Format:  The Prospectus is a document between 10-20 double-spaced pages, defining the subject, central questions, and methodological approach proposed for the dissertation, within the context of a survey of previous work on that question. The Prospectus provides a clear sense of how the dissertation will make an original contribution to scholarship, should include a chapter breakdown with paragraph-length summaries of each chapter, includes a selected bibliography of theoretical materials and primary and secondary sources. The Prospectus is scheduled for oral discussion in a one-hour meeting with the committee.


Committee:  The student forms a committee of four or five faculty members from Comparative Literature and/or any other department at the University of Michigan.  One faculty member will be designated dissertation chair (under special circumstances it is possible to designate co-chairs). Requirements and guidelines for the formation of the dissertation committee, including circumstances in which designating co-chairs may be appropriate, can be found on the Rackham websitePlease note: at least one of the faculty members of the committee shall hold an appointment in Comparative Literature, though the chair(s) of the committee need not. Questions about the formation of the committee can be addressed to the DGS. The student completes the Dissertation Committee Worksheet , submits the worksheet to the SSvC for filing the committee with Rackham, and obtains approval from the DGS prior to scheduling a committee meeting for discussion of the Prospectus.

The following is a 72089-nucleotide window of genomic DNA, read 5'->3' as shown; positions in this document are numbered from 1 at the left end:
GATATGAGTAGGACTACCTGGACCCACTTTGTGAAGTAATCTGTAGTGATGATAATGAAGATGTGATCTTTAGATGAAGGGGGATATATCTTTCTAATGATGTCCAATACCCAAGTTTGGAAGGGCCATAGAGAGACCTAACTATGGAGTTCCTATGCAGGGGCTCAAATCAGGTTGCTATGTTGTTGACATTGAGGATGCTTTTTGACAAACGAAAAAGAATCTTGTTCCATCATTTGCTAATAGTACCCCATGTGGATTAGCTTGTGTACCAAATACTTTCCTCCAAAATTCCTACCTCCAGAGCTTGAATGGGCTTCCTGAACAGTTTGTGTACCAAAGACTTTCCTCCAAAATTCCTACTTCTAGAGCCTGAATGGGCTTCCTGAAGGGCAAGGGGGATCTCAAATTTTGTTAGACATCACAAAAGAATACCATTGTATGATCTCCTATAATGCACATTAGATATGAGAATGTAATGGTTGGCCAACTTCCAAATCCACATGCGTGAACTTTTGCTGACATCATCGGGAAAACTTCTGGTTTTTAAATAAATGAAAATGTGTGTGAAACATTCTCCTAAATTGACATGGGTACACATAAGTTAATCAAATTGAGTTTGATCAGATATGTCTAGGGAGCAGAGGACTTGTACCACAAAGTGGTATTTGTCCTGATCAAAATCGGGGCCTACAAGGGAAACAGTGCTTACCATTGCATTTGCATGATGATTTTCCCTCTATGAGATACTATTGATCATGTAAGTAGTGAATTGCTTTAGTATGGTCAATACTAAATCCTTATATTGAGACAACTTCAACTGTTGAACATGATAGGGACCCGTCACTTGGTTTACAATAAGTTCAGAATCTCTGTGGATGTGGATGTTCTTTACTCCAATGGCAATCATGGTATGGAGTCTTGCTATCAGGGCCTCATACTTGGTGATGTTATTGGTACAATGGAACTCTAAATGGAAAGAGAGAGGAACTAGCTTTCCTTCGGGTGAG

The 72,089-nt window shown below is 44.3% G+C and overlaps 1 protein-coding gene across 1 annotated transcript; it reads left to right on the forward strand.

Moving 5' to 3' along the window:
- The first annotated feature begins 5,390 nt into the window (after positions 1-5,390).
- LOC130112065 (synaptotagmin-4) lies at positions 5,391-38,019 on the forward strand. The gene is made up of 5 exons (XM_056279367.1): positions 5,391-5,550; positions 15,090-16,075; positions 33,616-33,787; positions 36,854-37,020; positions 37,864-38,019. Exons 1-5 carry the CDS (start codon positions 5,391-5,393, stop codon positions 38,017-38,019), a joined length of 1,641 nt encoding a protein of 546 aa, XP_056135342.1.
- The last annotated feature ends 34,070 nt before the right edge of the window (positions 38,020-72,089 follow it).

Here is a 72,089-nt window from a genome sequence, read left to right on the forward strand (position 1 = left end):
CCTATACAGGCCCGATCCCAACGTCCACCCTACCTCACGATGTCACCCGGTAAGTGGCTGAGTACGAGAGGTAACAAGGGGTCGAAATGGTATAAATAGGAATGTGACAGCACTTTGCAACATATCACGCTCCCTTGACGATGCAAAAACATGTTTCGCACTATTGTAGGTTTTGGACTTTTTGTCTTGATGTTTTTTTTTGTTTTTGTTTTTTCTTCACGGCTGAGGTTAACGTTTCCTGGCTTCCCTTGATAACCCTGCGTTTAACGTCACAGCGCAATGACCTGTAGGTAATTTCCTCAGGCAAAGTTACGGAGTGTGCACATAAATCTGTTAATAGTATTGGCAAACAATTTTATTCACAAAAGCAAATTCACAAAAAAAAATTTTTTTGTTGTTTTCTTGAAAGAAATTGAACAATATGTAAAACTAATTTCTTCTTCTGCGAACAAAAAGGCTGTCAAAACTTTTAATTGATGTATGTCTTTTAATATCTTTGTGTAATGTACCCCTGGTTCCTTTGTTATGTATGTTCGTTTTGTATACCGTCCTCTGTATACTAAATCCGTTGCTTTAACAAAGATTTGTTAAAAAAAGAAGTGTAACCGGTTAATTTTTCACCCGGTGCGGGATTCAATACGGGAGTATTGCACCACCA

Scheduling: The student works in close consultation with the committee chair, who will determine when a draft of the Prospectus is ready to circulate to the rest of the committee for individual feedback, and when the student is ready to schedule a one-hour committee meeting to approve the final Prospectus. Students then contact the SSvC to confirm the date and time of the Prospectus meeting and reserve the CompLit Library.

Submission: At least two weeks before the scheduled discussion, the student must submit the prospectus in its final form to all committee members and the DGS, as well as an electronic copy to the SSvC. Students must confirm the date/time of the Prospectus meeting and reserve the Comp. Lit. Library with the SSvC.  After the meeting, a copy of the approved prospectus will be placed in the student’s file.

Evaluation: The Prospectus gives the structure for beginning the dissertation and helps make this project concrete in terms of ideas, form, and time. The objective of the Prospectus discussion is to confirm that the student has formulated a coherent topic and outlined a viable plan for dissertation research. If either the Prospectus or the discussion fails to meet these objectives, the student may be asked to revise the Prospectus and schedule a second discussion with the committee.  Within one week after the Prospectus defense, the chair of the committee will give the SSvC a brief summary of the committee’s comments. The student receives a copy of the report, a copy is sent to the DGS, and a copy remains in the student’s file.